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Digital Logic Families Part-II

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Noise Margin

Gate circuits are constructed to sustain variations in input and output voltage levels. Variations are usually the result of several different factors.
  • drop
  • High operating temperatures may cause a drift in transistor voltage and current characteristics
  • Spurious pulses may be introduced on signal lines by normal surges of current in neighbouring supply lines.
    All these undesirable voltage variations that are superimposed on normal operating voltage levels are called noise. All gates are designed to tolerate a certain amount of noise on their input and output ports. The maximum noise voltage level that is tolerated by a gate is called noise margin. It derives from I/P-O/P voltage characteristic, measured under different operating conditions. It's normally supplied from manufacturer in the gate documentation.
  • LNM (Low noise margin): The largest noise amplitude that is guaranteed not to change the output voltage level when superimposed on the input voltage of the logic gate (when this voltage is in the LOW interval). LNM=VILmax-VOLmax.
  • HNM (High noise margin): The largest noise amplitude that is guaranteed not to change the output voltage level if superimposed on the input voltage of the logic gate (when this voltage is in the HIGH interval). HNM=VOHmin-VIHmin
tr (Rise time)
The time required for the output voltage to increase from VILmax to VIHmin.
tf (Fall time)
The time required for the output voltage to decrease from VIHmin to VILmax.
tp (Propagation delay)
The time between the logic transition on an input and the corresponding logic transition on the output of the logic gate. The propagation delay is measured at midpoints.
Power Dissipation.
Each gate is connected to a power supply VCC (VDD in the case of CMOS). It draws a certain amount of current during its operation. Since each gate can be in a High, Transition or Low state, there are three different currents drawn from power supply.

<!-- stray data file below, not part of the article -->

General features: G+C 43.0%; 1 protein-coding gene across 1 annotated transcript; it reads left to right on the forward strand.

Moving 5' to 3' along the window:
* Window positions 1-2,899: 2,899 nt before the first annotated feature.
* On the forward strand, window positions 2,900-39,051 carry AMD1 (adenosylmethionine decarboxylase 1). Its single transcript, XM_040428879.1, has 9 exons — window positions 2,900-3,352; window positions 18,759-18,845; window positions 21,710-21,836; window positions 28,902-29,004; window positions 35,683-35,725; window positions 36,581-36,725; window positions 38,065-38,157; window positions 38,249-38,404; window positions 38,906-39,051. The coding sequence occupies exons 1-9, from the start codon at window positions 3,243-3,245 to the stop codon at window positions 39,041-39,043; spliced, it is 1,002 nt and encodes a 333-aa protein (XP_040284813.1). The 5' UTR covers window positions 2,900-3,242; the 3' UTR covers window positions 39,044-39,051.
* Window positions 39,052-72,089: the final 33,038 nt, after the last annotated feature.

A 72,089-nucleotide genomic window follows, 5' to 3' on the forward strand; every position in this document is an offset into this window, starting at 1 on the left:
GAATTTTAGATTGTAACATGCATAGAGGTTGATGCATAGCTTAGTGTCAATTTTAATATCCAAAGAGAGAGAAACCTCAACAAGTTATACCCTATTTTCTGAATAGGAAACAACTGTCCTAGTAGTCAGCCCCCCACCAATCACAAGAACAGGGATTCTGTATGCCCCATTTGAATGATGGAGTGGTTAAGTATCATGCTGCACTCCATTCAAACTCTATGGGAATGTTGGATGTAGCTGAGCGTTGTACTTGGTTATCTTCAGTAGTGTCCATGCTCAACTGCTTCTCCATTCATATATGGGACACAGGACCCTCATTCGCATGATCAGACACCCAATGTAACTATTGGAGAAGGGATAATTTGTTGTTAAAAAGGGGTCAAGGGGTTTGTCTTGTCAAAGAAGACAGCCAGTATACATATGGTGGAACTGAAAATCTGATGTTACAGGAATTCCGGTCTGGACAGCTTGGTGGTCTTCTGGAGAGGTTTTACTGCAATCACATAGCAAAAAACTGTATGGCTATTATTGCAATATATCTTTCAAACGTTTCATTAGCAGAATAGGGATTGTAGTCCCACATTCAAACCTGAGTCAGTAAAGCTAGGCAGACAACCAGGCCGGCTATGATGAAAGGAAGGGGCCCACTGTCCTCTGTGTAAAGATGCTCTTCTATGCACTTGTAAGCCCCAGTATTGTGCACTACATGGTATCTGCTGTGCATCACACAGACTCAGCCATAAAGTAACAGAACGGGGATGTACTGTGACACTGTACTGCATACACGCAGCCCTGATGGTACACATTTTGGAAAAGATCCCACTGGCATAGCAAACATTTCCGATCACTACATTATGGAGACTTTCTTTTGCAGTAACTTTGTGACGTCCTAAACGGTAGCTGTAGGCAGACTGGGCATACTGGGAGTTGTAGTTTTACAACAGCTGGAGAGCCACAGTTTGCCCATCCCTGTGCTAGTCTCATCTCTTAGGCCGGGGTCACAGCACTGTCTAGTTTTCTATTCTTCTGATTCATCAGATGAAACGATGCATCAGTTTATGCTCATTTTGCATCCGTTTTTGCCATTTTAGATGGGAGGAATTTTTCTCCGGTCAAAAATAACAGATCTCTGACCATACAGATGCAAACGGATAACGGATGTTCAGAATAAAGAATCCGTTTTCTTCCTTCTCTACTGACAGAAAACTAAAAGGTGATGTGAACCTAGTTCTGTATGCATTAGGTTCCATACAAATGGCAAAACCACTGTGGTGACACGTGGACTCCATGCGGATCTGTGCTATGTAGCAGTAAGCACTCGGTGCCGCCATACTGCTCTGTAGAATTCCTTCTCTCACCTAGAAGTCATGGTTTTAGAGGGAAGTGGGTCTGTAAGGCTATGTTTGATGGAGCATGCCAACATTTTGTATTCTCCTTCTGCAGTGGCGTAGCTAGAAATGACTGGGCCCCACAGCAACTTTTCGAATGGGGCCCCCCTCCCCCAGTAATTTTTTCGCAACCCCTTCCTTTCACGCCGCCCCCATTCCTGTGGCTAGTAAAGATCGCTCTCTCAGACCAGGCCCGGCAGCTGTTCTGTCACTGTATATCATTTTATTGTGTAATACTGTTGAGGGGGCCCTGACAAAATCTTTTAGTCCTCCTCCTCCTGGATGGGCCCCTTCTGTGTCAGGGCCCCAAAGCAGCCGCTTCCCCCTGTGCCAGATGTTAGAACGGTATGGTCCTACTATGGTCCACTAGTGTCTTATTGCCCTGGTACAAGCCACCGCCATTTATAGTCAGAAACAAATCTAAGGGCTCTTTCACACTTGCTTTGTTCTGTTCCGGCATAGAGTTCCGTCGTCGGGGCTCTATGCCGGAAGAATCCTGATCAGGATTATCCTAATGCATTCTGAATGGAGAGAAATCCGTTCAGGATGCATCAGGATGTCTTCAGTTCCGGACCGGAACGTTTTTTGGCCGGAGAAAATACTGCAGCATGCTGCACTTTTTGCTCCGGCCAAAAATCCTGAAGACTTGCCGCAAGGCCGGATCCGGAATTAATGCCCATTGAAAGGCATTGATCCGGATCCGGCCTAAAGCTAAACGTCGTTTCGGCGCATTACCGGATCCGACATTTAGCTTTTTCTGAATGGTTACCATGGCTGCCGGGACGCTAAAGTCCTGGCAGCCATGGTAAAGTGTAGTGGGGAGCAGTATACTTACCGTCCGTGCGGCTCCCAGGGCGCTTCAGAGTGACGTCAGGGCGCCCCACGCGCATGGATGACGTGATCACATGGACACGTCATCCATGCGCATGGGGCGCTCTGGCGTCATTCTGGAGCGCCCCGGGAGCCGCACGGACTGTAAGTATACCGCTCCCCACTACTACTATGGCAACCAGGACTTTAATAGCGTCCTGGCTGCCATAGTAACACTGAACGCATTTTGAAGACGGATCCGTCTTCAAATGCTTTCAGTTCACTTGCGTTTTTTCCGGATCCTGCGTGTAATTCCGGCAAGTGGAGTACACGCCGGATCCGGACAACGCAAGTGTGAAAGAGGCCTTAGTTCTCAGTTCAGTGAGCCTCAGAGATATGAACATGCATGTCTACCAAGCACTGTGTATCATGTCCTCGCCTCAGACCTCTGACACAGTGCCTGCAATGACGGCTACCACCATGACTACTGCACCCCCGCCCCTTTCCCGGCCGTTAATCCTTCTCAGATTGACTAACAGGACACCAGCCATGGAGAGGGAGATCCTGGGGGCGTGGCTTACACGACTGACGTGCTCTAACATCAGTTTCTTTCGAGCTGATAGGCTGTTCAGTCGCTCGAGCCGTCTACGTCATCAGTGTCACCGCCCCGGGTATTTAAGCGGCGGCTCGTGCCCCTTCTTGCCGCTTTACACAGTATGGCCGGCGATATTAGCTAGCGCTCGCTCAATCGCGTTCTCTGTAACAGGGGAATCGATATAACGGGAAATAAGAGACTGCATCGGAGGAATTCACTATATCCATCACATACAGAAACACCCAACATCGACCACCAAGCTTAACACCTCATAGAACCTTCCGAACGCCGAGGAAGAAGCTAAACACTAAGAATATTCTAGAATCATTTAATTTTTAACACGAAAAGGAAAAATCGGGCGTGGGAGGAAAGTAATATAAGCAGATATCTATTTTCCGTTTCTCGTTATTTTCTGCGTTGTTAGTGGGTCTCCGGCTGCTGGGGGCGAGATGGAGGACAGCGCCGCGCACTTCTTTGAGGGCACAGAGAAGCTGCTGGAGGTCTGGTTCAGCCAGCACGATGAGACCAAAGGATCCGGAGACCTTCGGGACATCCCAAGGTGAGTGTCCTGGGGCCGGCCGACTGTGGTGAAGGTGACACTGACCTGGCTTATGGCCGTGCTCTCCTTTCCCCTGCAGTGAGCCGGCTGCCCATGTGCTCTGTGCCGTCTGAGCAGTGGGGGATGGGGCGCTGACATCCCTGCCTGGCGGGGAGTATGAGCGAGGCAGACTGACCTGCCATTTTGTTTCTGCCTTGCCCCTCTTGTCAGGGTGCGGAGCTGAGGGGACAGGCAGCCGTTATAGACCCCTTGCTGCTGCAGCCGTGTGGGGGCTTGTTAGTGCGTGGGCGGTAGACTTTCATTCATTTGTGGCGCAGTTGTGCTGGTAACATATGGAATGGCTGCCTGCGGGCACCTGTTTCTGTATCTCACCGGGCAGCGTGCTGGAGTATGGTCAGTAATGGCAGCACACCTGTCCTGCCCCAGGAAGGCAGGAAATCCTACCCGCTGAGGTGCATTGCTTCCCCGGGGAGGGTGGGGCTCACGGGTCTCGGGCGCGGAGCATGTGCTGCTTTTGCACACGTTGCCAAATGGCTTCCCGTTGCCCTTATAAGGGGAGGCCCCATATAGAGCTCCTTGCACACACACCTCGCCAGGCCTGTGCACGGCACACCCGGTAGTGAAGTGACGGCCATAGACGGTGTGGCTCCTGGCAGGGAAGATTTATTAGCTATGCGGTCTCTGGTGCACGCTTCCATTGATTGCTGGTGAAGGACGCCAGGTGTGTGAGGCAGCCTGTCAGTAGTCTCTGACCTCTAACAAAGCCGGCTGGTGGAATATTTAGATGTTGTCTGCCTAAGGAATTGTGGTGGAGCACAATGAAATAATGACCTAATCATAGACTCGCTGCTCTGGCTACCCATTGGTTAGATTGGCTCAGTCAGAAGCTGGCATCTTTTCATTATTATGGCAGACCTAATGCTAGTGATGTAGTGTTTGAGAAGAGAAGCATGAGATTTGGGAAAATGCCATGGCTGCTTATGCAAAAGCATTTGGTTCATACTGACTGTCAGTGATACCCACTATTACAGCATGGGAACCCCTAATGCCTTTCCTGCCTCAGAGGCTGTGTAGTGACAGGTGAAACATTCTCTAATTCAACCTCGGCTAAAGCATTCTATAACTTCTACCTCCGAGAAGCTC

• ICCH: Current drawn during HIGH state.
  • ICCT: Current drawn during HIGH to LOW, LOW to HIGH transition.
  • ICCL: Current drawn during LOW state.
    For TTL, ICCT the transition current is negligible, in comparison to ICCH and ICCL. If we assume that ICCH and ICCL are equal then,
Average Power Dissipation = Vcc * (ICCH + ICCL)/2
For CMOS, ICCH and ICCL current is negligible, in comparison to ICCT. So the Average power dissipation is calculated as below.
Average Power Dissipation = Vcc * ICCT.
So for TTL like logics family, power dissipation does not depend on frequency of operation, and for CMOS the power dissipation depends on the operation frequency.
Power Dissipation is an important metric for two reasons. The amount of current and power available in a battery is nearly constant. Power dissipation of a circuit or system defines battery life: the greater the power dissipation, the shorter the battery life. Power dissipation is proportional to the heat generated by the chip or system; excessive heat dissipation may increase operating temperature and cause gate circuitry to drift out of its normal operating range; will cause gates to generate improper output values. Thus power dissipation of any gate implementation must be kept as low as possible.
Moreover, power dissipation can be classified into Static power dissipation and Dynamic power dissipation.
  • Ps (Static Power Dissipation): Power consumed when the output or input are not changing or rather when clock is turned off. Normally static power dissipation is caused by leakage current. (As we reduce the transistor size, i.e. below 90nm, leakage current could be as high as 40% of total power dissipation).
  • Pd (Dynamic Power Dissipation): Power consumed during output and input transitions. So we can say Pd is the actual power consumed i.e. the power consumed by transistors + leakage current.
    Thus

Total power dissipation = static power dissipation + dynamic power dissipation

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Lần cập nhật cuối ( Thứ hai, 16 Tháng 5 2022 15:12 )